A Guide to the Mind

A Guide to the Mind

A Guide to the Mind

A Guide to the Mind


What is the mind? How can we study the mind? How did it emerge? What are the characteristics and capabilities that make us distinctly human? These questions and others are carefully examined in this clearly written and provocative guide to the most fascinating new frontier in psychology today. Whether used as an accompaniment to the WNET/13 telecourse or employed on its own, the Guide introduces the reader to new breakthroughs in a variety of disciplines as presented by eminent educators, scientists, and practitioners in the fields.


My desire to write a study guide for the mind telecourse arose primarily from my enthusiasm for the goals of the project: there was an opportunity to help bring before a large audience one of the most exciting areas of contemporary scientific research. Science is able to advance, and has a purpose, only when scientific knowledge is shared -- and not just among scientists. Scientific discoveries ultimately have an impact on us all; they alter the environment in which we live and change the way we think.

Recently, however, we have begun to acquire knowledge at such a rapid pace that it has become difficult for scientists to communicate the intricacies of research to each other, let alone explain that research to lay people. Most of us become aware of new discoveries through the news media, or as the result of new products and technologies, but it takes ever more specialized knowledge to comprehend scientific advances. Previously it was possible to understand modern science only by reading books or attending formal classes, but today modern communication technologies provide an efficient alternative means of education. the dramatic impact and convenient availability of television, supported by print materials, allow complex information to be disseminated to a wide audience.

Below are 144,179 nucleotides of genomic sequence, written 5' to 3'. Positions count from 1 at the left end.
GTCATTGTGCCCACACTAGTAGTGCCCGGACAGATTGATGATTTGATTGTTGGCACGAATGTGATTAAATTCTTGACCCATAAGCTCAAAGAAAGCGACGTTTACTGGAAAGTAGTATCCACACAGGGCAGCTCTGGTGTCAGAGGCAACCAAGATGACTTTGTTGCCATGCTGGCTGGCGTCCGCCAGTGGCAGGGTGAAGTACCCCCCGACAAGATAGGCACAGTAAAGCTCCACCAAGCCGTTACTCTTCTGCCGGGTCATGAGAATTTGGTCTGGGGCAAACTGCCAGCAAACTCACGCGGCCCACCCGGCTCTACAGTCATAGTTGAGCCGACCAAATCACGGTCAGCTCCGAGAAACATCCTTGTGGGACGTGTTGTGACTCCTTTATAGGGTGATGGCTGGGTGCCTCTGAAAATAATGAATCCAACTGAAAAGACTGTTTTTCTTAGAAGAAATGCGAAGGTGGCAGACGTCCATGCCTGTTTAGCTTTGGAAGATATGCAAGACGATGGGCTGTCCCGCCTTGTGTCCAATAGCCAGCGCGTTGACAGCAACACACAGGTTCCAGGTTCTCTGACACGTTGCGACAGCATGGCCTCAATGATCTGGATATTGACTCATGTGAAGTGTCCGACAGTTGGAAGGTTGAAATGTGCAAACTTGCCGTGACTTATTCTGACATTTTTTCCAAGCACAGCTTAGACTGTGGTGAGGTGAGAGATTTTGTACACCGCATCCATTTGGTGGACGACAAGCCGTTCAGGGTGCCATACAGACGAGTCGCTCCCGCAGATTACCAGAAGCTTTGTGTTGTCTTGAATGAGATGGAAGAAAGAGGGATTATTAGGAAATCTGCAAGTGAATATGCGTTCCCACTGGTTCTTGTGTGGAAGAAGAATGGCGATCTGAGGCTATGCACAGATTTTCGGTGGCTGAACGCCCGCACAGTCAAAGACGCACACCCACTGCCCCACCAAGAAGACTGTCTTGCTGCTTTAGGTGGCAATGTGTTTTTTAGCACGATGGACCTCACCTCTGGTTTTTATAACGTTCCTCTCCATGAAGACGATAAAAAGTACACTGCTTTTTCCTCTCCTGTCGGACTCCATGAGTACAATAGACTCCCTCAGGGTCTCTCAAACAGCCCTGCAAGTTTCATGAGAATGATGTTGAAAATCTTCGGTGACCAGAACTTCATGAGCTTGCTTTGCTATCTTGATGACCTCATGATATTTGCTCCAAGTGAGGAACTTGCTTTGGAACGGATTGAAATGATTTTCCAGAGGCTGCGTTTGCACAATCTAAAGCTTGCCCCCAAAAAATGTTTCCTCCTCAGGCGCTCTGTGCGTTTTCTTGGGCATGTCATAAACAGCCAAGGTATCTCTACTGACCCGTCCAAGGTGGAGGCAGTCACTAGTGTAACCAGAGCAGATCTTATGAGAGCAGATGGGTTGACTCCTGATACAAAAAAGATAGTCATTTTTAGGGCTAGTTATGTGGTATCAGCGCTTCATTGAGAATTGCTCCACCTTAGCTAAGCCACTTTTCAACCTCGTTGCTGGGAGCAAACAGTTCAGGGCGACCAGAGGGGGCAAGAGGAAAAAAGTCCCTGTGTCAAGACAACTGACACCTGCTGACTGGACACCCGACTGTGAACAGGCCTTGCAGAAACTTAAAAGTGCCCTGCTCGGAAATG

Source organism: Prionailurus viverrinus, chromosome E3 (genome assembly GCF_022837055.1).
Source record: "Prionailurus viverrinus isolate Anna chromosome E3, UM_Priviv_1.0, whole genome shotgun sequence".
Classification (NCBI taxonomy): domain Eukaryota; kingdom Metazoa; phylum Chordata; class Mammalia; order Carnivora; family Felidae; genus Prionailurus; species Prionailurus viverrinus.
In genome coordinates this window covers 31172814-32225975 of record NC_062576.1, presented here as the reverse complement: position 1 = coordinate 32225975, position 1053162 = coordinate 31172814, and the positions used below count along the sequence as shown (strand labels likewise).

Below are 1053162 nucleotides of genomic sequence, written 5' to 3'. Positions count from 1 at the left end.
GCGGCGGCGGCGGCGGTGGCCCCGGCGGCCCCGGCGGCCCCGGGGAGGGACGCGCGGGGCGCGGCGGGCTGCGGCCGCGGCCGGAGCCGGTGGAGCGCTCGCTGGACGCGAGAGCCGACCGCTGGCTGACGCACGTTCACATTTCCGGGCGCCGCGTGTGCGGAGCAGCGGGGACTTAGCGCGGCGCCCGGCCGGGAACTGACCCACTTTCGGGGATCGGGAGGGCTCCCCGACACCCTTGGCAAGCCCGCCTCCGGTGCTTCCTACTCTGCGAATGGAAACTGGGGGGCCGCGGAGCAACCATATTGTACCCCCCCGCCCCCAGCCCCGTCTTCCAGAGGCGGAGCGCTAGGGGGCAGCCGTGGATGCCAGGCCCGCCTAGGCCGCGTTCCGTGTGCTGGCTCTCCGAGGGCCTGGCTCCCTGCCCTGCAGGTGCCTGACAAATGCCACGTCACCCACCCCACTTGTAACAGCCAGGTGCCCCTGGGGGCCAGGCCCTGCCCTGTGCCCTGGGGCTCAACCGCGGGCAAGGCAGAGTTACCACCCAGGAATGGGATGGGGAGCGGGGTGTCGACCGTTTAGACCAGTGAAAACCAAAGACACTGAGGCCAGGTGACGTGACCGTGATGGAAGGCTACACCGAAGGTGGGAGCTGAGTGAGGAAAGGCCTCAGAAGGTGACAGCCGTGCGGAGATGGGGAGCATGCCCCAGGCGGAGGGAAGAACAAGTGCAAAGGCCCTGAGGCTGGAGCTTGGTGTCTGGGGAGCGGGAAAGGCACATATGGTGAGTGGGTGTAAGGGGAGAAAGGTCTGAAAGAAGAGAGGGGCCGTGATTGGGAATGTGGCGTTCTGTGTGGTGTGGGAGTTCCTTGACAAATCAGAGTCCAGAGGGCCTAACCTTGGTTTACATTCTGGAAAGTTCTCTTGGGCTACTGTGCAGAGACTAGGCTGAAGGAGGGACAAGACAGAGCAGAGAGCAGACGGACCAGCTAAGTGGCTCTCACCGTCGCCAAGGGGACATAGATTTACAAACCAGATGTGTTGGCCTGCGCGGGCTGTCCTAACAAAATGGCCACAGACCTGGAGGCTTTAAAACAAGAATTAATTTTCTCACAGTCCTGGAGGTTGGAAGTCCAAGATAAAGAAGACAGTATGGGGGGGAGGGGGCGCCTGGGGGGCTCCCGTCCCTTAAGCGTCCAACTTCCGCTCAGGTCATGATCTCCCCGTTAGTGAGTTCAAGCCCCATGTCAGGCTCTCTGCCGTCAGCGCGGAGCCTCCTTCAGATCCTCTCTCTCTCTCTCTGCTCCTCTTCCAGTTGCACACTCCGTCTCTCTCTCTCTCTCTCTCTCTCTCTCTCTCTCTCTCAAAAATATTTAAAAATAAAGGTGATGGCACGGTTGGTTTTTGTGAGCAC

One vital and rapidly expanding area of contemporary science is the study of the human brain. On the practical side, this research promises the exciting possibility of leading to more effective treatments for conditions such as stroke damage and mental deterioration. Even more important, understanding the brain may alter the way we think about the human condition.

The intense desire to understand ourselves may distinguish mankind most clearly from all other living creatures. This self-reflection has repeatedly raised questions about what the human mind is. Many answers have been proposed, but recent advances in our knowledge of the brain suggest that we may be closer to definitive answers than ever before. At the very least, I believe that the discoveries in this telecourse will be as exciting to you as they are . . .

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